Kroeber and his students did important work collecting cultural data on western tribes of Native Americans. The work done in preserving information about California tribes appeared in Handbook of the Indians of California. In that book, Kroeber first described a pattern in California groups where a social unit was smaller and less hierarchically organized than a tribe, elaborated upon in The Patwin and their Neighbors in which Kroeber first coined the term "tribelet" to describe this level of organization. Kroeber is credited with developing the concepts of culture area, cultural configuration, cultural fatigue. Kroeber's influence was so strong that many contemporaries adopted his style of beard and mustache as well as his views as a cultural historian. During his lifetime, he was known as the "Dean of American Anthropologists". Kroeber and Roland B. Dixon were influential in the genetic classification of Native American languages in North America, being responsible for theoretical groupings such as Penutian and Hokan, based on common languages.

He is noted for working with Ishi, claimed to be the last California Yahi Indian. His second wife, Theodora Kracaw Kroeber, wrote a well-known biography of Ishi in Two Worlds. Kroeber's relationship with Ishi was the subject of a film, The Last of His Tribe, starring Jon Voight as Kroeber and Graham Greene as Ishi. Kroeber's textbook, was used for many years. In the late 1940s, it was one of ten books required as reading for all students during their first year at Columbia University, his book, Configurations of Cultural Growth, had a lasting impact on social scientific research on genius and greatness. Kroeber served early on as the plaintiffs' director of research in Indians of California v. the United States, a land claim case. His associate director and the director of research for the federal government in the case had both been students of his: Omer Stewart of the University of Colorado, Ralph Beals of the University of California, Los Angeles, respectively. Kroeber's impact on the Indian Claims Commission may well have established the way expert witnesses presented testimony before the tribunal.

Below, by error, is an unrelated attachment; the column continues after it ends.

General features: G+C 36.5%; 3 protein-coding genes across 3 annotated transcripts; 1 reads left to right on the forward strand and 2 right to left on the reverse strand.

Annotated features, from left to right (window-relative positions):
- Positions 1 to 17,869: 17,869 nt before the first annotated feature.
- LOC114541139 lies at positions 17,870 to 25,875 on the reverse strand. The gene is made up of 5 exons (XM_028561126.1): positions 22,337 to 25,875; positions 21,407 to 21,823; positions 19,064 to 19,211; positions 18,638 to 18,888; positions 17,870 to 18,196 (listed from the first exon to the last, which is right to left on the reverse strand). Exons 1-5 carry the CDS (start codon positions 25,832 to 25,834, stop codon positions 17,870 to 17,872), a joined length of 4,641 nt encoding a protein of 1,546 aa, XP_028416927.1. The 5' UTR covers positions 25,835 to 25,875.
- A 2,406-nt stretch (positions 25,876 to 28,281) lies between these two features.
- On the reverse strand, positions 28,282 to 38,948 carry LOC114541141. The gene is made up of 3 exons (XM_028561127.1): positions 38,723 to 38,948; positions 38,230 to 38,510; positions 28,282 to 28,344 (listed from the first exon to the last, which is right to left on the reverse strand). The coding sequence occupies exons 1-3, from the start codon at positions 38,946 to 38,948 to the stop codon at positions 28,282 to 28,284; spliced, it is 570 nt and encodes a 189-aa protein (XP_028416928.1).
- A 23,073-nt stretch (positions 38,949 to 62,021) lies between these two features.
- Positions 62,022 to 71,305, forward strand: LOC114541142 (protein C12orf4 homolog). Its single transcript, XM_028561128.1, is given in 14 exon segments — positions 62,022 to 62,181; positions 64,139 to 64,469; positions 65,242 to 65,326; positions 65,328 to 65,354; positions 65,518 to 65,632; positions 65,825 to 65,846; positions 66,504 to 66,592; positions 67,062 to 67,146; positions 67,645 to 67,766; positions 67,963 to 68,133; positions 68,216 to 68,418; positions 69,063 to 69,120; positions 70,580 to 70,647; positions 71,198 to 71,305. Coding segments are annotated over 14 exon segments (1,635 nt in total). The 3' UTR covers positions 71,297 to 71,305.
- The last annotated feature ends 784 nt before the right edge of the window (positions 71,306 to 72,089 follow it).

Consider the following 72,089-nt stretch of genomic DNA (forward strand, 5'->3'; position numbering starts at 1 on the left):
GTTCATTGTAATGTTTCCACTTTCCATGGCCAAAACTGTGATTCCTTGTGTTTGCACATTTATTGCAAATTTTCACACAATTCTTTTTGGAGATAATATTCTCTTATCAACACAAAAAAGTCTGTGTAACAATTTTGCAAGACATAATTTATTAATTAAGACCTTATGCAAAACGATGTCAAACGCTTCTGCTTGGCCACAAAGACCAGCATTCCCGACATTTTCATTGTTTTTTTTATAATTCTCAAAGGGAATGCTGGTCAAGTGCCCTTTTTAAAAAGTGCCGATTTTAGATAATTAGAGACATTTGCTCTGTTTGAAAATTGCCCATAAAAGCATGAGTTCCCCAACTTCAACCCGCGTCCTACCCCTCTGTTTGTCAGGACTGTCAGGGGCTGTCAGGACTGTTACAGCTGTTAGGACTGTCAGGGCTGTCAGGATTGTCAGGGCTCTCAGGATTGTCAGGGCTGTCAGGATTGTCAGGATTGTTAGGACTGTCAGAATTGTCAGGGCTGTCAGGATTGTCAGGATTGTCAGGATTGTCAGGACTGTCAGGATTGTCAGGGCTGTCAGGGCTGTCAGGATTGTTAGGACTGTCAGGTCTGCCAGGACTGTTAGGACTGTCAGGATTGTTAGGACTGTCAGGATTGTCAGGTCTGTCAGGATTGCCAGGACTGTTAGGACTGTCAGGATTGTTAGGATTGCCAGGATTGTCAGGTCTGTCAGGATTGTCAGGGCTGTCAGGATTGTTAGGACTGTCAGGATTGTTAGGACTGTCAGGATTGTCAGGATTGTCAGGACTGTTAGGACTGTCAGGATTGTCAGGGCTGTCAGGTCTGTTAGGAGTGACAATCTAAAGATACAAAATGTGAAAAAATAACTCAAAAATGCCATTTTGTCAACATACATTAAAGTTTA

Several of his former students served as expert witnesses.